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United States Department of Agriculture

Agricultural Research Service


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Title: Simple additive effects are rare: A quantitative review of plant biomass and soil process responses to combined manipulations of CO2 and temperature

item Dieleman, Wouter
item Vicca, Sara
item Dijkstra, Feike
item Hagedorn, Frank
item Hovenden, Mark
item Larsen, Klaus
item Morgan, Jack
item Volder, Astrid
item Beier, Claus
item Dukes, Jeff

Submitted to: Global Change Biology
Publication Type: Peer Reviewed Journal
Publication Acceptance Date: 5/27/2012
Publication Date: 6/27/2012
Citation: Dieleman, W., Vicca, S., Dijkstra, F., Hagedorn, F., Hovenden, M., Larsen, K., Morgan, J.A., Volder, A., Beier, C., Dukes, J. 2012. Simple additive effects are rare: A quantitative review of plant biomass and soil process responses to combined manipulations of CO2 and temperature. Global Change Biology. 18:2681-2693.

Interpretive Summary: While we know terrestrial ecosystems can respond directly to both rising levels of atmospheric CO2 as well as to warming, our knowledge of the combined effects of CO2 and warming on ecosystems is limited by a lack of experiments that have considered both factors in a single experiment. This paper evaluates how knowledge gained from single factor experiments manipulating either CO2 or temperature can be used to predict how ecosystems will respond to future changes in both factors. The results suggest that while important knowledge can be gained from single factor experiments, such experiments often overestimate ecosystem responses of critical attributes like plant productivity and nutrient cycling to the combined effects of rising CO2 and warming. Long-term experiments in which more than one global change factor can be manipulated at a time are needed to clarify findings from single-factor experiments, and to help predict how ecosystems will respond to the multitude of environmental factors involved in climate change.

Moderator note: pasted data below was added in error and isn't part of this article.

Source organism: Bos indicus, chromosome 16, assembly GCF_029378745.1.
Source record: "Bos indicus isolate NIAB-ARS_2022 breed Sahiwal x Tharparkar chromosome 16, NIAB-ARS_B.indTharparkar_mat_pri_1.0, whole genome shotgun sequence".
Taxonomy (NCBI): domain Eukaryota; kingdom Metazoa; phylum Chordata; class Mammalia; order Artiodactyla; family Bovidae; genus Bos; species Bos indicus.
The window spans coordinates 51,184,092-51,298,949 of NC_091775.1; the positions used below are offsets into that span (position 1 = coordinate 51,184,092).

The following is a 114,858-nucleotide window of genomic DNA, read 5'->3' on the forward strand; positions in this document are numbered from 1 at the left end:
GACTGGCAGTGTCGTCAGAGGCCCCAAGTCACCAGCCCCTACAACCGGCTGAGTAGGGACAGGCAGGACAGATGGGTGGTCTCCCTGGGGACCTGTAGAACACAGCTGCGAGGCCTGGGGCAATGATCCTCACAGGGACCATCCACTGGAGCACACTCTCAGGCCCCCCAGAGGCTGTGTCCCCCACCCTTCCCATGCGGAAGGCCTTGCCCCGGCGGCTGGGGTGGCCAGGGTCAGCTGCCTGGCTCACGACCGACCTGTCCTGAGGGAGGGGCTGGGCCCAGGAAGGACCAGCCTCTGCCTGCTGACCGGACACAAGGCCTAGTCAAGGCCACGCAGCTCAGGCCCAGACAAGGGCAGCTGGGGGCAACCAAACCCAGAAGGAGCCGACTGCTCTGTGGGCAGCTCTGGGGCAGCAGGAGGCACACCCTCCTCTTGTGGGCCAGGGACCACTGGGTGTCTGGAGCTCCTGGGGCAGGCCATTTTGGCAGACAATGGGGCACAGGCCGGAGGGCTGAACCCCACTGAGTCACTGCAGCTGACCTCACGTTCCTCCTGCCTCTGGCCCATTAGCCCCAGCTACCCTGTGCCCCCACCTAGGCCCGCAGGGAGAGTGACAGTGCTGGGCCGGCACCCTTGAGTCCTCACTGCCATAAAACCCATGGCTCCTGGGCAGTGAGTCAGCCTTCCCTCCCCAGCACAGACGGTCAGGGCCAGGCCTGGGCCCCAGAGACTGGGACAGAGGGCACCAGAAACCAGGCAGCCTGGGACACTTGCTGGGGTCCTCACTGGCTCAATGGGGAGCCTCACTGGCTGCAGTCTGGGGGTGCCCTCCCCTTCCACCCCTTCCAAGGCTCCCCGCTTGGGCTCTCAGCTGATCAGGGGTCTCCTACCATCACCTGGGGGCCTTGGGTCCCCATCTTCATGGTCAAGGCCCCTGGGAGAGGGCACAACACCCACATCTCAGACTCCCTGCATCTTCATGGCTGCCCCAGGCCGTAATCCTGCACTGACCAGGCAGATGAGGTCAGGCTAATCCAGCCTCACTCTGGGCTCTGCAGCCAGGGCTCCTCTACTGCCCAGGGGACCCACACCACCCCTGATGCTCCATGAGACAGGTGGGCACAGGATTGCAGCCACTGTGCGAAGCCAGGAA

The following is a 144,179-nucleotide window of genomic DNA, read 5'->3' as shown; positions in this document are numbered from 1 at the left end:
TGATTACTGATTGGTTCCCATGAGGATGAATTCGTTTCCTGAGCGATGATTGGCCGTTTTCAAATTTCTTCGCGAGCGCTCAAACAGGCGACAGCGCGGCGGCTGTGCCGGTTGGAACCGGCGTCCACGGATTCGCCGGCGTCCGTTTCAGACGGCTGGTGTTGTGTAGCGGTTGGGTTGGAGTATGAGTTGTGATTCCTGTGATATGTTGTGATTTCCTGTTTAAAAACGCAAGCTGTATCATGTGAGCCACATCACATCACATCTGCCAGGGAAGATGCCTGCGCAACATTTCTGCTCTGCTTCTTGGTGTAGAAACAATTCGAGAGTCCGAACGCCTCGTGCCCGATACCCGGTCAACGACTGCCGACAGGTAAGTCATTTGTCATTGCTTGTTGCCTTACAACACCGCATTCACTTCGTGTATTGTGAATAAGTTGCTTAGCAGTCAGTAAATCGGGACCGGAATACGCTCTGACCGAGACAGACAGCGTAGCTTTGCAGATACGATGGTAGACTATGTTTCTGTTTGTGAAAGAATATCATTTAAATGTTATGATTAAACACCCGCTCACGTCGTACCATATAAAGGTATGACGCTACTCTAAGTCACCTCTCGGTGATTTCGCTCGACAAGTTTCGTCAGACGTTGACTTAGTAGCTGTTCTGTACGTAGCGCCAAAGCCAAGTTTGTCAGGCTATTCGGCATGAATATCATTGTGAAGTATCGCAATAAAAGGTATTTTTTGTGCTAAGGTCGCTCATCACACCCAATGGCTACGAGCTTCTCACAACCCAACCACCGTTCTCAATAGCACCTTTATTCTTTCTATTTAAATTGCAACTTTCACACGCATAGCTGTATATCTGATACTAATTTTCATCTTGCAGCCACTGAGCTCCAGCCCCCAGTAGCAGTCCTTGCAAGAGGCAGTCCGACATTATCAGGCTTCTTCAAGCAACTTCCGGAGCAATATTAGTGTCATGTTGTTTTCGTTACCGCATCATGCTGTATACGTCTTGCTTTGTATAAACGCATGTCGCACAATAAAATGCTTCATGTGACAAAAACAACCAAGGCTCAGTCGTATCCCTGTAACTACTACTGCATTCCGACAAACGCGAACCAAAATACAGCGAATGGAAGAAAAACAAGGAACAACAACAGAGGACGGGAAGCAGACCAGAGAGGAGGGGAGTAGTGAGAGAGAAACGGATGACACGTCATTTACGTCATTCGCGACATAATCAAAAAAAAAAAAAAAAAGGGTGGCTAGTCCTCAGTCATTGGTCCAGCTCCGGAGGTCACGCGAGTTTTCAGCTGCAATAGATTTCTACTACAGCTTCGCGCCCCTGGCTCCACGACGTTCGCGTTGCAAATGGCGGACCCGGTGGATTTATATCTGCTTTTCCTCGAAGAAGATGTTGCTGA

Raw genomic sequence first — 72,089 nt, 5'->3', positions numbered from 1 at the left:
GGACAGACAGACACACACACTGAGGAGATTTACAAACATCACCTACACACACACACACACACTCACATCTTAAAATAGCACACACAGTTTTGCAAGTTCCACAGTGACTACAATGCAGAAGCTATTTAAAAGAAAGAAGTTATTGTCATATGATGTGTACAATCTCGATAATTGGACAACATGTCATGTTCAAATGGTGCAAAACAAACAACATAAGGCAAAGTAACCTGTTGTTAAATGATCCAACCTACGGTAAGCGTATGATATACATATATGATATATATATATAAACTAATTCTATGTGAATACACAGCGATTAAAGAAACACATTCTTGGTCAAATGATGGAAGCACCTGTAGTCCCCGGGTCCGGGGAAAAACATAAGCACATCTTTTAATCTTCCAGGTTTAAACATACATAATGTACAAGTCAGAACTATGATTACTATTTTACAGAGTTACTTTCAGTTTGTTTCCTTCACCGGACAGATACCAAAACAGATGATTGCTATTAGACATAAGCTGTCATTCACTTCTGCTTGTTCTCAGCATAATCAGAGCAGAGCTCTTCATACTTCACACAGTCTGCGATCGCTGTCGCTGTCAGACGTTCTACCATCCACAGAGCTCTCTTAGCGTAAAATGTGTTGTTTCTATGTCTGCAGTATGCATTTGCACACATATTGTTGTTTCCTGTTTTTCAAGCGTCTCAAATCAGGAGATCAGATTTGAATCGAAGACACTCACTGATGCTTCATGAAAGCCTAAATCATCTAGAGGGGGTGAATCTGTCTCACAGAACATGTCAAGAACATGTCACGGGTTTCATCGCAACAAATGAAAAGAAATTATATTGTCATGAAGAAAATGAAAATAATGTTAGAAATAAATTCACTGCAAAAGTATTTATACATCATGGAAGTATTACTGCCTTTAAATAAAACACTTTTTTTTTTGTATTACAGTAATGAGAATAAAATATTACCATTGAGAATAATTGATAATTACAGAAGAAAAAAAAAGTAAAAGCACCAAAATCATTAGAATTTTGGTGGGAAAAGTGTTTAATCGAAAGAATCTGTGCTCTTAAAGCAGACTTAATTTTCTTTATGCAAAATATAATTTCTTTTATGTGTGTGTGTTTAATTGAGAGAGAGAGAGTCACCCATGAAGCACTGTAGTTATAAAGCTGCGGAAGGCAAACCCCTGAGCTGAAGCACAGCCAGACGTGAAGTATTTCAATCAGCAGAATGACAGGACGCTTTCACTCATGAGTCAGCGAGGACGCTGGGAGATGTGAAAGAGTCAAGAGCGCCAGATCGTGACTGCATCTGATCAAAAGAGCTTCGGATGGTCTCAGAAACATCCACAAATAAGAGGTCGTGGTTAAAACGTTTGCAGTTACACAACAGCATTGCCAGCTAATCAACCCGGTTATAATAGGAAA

Technical Abstract: In recent years, increased awareness of the potential interactions between rising atmospheric CO2 concentrations ([CO2]) and temperature has illustrated the importance of multi-factorial ecosystem manipulation experiments for validating Earth System models. To address the urgent need for increased understanding of responses in multi-factorial experiments, this paper synthesizes how ecosystem productivity and soil processes respond to combined warming and [CO2] manipulation, and compare with those obtained in single factor [CO2] and temperature manipulation experiments. Across all combined elevated [CO2] and warming experiments, biomass production and soil respiration were typically enhanced. Responses to the combined treatment were more similar to those in the [CO2]-only treatment than to those in the warming-only treatment. In contrast to warming-only experiments, both the combined and the CO2-only treatments elicited larger stimulation of fine root biomass than of aboveground biomass, consistently stimulated soil respiration, and decreased foliar nitrogen (N) concentration. Nonetheless, mineral N availability declined less in the combined treatment than in the [CO2]-only treatment, possibly due to the warming-induced acceleration of decomposition, implying that progressive nitrogen limitation (PNL) may not occur as commonly as anticipated from single factor [CO2] treatment studies. Responses of total plant biomass, especially of aboveground biomass, revealed antagonistic interactions between elevated [CO2] and warming, i.e. the response to the combined treatment was usually less-than-additive. This implies that productivity projections might be overestimated when models are parameterized based on single factor responses. Our results highlight the need for more (and especially more long-term) multifactor manipulation experiments. Because we found a stronger similarity in response patterns between combined treatments and single factor [CO2] treatments, our results also suggest that projected responses to global warming in Earth System models should not be parameterized using single factor warming experiments.

Last Modified: 08/20/2017
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